Secretary-General Ban Ki-moon today congratulated United States President Barack Obama for announcing that travel restrictions for people living with HIV from entering the country will be removed.
“I urge all other countries with such restrictions to take steps to remove them at the earliest,” Mr. Ban, who has made removing the stigma and discrimination faced by those living with HIV a personal issue, said.
Almost 60 nations impose some form of travel restrictions on people living with HIV.
Mr. Obama's announcement yesterday overturns a policy that had been in place since 1987, and it came as he signed the Ryan White HIV/AIDS Treatment Extension Act of 2009, which has provided treatment and support services to people living with HIV since 1990.
The legislation is named after Ryan White, a teenage boy who became a nationally known figure in the US in the 1980s as he battled discrimination and ostracism after contracting HIV from a contaminated blood treatment. He died in 1990.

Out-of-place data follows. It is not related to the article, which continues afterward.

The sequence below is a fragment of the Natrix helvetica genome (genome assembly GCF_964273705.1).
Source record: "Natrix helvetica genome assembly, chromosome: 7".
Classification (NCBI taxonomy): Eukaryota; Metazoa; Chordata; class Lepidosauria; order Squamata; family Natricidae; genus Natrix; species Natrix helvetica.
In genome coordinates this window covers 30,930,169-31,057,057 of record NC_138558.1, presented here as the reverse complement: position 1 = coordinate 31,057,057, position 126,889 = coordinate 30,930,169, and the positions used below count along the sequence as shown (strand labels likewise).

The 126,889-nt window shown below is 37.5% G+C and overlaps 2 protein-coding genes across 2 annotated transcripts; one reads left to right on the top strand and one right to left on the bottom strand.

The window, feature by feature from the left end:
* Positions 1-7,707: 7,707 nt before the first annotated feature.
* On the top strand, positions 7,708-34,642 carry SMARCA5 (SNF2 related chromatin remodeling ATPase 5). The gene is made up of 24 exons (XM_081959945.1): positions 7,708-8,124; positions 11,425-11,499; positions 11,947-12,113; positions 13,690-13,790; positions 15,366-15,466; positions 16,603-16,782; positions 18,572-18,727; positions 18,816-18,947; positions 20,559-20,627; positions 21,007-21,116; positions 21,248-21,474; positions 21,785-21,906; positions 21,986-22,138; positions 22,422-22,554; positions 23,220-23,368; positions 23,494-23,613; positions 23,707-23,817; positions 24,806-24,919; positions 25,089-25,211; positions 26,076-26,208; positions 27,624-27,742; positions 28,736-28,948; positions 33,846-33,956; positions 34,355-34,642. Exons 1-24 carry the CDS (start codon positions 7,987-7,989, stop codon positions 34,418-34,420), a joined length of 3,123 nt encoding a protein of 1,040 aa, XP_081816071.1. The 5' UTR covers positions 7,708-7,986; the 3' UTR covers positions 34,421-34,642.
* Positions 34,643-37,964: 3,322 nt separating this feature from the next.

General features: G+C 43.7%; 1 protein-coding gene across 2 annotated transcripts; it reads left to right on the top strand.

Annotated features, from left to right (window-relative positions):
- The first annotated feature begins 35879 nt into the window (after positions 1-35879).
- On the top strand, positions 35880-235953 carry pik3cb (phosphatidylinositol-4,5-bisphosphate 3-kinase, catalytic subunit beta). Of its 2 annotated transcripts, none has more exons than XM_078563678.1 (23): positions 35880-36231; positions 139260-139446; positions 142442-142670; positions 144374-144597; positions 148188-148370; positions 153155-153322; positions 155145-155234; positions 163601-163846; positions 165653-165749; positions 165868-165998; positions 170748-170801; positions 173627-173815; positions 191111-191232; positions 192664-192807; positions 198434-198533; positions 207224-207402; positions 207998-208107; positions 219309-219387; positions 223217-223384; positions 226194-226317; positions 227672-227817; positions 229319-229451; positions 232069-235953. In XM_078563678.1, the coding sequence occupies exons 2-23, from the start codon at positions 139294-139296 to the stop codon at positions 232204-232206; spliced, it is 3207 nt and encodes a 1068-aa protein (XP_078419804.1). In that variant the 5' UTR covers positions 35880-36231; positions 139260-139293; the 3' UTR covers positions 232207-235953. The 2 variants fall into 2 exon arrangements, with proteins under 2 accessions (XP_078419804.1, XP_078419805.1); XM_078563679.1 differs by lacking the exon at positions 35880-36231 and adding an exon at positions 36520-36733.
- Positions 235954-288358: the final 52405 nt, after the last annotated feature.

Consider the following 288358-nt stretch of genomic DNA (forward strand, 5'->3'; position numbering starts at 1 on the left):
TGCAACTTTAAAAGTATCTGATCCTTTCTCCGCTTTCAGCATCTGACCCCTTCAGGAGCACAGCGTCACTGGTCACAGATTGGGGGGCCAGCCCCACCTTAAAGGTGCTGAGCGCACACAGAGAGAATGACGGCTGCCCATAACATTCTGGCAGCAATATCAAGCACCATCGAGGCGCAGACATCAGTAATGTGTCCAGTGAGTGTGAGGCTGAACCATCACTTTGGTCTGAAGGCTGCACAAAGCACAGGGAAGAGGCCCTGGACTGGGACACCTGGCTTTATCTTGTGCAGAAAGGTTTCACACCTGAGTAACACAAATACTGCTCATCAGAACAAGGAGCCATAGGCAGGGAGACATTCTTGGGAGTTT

In a speech to the Global AIDS Conference last August, Mr. Ban said that travel restrictions on people living with HIV “should fill us all with shame.”
At his request, several nations, including his home country, the Republic of Korea, are finalizing the lifting of such restrictions, with other countries including China and Ukraine considering removing them as well.
UNAIDS Executive Director Michel Sidibé has also welcomed Mr. Obama's move, stressing that “placing travel restrictions on people living with HIV has no public health justification.”
Michel Sidibé, Executive Director of the Joint UN Programme on HIV/AIDS (UNAIDS), added, “it is also a violation of human rights.”
The new Ryan White programme, he said in a statement issued yesterday, is “an integral part of the global AIDS response and a gesture of the United States towards achieving universal access to HIV prevention, treatment, care and support for people within the United States living with HIV.”